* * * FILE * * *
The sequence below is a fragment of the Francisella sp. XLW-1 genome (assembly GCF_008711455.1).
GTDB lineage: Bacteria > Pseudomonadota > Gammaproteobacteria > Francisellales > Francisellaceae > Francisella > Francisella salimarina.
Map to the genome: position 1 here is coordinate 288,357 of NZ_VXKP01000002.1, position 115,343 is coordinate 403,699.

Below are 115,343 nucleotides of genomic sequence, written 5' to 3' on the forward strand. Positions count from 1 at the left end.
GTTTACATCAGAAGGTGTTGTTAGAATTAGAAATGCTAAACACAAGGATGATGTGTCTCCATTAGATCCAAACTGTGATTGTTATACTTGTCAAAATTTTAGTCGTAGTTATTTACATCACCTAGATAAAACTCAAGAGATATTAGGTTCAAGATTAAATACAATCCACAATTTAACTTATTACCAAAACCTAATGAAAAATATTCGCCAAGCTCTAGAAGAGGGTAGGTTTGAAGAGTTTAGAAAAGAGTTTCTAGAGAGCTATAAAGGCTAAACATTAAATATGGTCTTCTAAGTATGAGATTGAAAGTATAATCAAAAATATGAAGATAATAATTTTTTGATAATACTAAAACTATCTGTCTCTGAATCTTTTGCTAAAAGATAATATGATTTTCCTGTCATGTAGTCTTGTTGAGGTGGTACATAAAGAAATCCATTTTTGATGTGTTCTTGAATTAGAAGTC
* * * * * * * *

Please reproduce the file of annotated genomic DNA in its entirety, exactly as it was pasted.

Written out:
The sequence below is a fragment of the Francisella sp. XLW-1 genome (assembly GCF_008711455.1).
GTDB lineage: Bacteria > Pseudomonadota > Gammaproteobacteria > Francisellales > Francisellaceae > Francisella > Francisella salimarina.
Map to the genome: position 1 here is coordinate 288,357 of NZ_VXKP01000002.1, position 115,343 is coordinate 403,699.

Below are 115,343 nucleotides of genomic sequence, written 5' to 3' on the forward strand. Positions count from 1 at the left end.
GTTTACATCAGAAGGTGTTGTTAGAATTAGAAATGCTAAACACAAGGATGATGTGTCTCCATTAGATCCAAACTGTGATTGTTATACTTGTCAAAATTTTAGTCGTAGTTATTTACATCACCTAGATAAAACTCAAGAGATATTAGGTTCAAGATTAAATACAATCCACAATTTAACTTATTACCAAAACCTAATGAAAAATATTCGCCAAGCTCTAGAAGAGGGTAGGTTTGAAGAGTTTAGAAAAGAGTTTCTAGAGAGCTATAAAGGCTAAACATTAAATATGGTCTTCTAAGTATGAGATTGAAAGTATAATCAAAAATATGAAGATAATAATTTTTTGATAATACTAAAACTATCTGTCTCTGAATCTTTTGCTAAAAGATAATATGATTTTCCTGTCATGTAGTCTTGTTGAGGTGGTACATAAAGAAATCCATTTTTGATGTGTTCTTGAATTAGAAGTC